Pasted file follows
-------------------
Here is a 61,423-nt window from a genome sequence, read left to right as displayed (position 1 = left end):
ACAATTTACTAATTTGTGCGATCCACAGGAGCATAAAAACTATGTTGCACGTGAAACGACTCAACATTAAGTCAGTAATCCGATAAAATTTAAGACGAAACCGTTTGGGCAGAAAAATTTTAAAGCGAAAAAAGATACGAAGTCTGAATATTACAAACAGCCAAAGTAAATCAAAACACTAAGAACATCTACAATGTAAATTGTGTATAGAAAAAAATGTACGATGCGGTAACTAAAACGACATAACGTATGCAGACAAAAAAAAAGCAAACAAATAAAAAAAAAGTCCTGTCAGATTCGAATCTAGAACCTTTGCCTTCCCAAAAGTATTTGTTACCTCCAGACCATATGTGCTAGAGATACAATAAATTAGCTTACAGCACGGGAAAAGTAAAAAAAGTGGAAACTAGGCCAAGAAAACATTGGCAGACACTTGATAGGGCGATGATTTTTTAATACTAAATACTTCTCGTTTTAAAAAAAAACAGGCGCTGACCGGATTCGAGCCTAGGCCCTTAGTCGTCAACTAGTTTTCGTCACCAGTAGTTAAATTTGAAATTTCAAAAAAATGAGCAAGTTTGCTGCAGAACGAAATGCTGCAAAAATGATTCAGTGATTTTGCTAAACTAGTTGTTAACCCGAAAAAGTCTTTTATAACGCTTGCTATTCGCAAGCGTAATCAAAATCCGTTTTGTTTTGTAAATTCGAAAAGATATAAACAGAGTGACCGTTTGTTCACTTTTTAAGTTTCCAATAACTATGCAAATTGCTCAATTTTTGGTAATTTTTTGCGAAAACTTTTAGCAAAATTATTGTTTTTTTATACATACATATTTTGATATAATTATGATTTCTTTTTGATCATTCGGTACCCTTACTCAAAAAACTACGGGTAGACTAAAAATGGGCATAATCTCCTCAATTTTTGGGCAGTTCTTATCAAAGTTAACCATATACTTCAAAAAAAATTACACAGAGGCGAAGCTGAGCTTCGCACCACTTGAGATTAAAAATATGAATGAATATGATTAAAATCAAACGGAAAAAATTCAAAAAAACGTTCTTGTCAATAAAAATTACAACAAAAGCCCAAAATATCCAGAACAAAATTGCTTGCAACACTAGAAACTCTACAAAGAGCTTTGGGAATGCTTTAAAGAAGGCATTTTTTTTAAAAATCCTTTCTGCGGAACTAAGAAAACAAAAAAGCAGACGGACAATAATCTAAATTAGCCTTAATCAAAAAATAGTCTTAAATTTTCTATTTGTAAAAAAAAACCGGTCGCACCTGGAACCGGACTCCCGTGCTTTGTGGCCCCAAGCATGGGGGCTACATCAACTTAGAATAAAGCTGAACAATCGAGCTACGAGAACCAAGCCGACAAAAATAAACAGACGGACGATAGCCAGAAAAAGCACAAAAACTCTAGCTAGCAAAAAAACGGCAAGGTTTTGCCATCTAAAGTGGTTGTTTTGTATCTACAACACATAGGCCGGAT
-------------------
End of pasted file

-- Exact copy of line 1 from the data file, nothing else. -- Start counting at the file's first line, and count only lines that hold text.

Here is a 61,423-nt window from a genome sequence, read left to right as displayed (position 1 = left end):